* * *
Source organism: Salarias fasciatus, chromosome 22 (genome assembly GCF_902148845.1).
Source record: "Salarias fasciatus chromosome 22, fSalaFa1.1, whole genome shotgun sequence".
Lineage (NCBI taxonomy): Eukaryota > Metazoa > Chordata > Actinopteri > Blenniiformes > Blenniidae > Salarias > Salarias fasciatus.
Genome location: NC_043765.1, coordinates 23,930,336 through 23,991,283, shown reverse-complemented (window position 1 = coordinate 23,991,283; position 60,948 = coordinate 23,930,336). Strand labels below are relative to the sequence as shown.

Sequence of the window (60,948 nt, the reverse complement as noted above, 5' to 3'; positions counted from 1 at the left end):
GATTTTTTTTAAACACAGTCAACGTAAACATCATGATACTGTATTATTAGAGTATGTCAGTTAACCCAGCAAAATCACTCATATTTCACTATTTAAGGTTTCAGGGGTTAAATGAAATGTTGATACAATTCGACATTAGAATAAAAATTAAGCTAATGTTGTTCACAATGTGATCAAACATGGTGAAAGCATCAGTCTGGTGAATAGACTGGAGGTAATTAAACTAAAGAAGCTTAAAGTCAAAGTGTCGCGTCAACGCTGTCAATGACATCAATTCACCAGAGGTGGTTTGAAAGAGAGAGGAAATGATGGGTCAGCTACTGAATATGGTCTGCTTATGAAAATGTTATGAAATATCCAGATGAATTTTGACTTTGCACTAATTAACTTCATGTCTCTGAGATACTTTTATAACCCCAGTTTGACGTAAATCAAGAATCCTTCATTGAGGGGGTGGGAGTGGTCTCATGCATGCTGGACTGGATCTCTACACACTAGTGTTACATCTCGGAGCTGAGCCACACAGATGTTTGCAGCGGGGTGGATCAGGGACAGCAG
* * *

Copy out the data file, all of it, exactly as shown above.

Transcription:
Source organism: Salarias fasciatus, chromosome 22 (genome assembly GCF_902148845.1).
Source record: "Salarias fasciatus chromosome 22, fSalaFa1.1, whole genome shotgun sequence".
Lineage (NCBI taxonomy): Eukaryota > Metazoa > Chordata > Actinopteri > Blenniiformes > Blenniidae > Salarias > Salarias fasciatus.
Genome location: NC_043765.1, coordinates 23,930,336 through 23,991,283, shown reverse-complemented (window position 1 = coordinate 23,991,283; position 60,948 = coordinate 23,930,336). Strand labels below are relative to the sequence as shown.

Sequence of the window (60,948 nt, the reverse complement as noted above, 5' to 3'; positions counted from 1 at the left end):
GATTTTTTTTAAACACAGTCAACGTAAACATCATGATACTGTATTATTAGAGTATGTCAGTTAACCCAGCAAAATCACTCATATTTCACTATTTAAGGTTTCAGGGGTTAAATGAAATGTTGATACAATTCGACATTAGAATAAAAATTAAGCTAATGTTGTTCACAATGTGATCAAACATGGTGAAAGCATCAGTCTGGTGAATAGACTGGAGGTAATTAAACTAAAGAAGCTTAAAGTCAAAGTGTCGCGTCAACGCTGTCAATGACATCAATTCACCAGAGGTGGTTTGAAAGAGAGAGGAAATGATGGGTCAGCTACTGAATATGGTCTGCTTATGAAAATGTTATGAAATATCCAGATGAATTTTGACTTTGCACTAATTAACTTCATGTCTCTGAGATACTTTTATAACCCCAGTTTGACGTAAATCAAGAATCCTTCATTGAGGGGGTGGGAGTGGTCTCATGCATGCTGGACTGGATCTCTACACACTAGTGTTACATCTCGGAGCTGAGCCACACAGATGTTTGCAGCGGGGTGGATCAGGGACAGCAG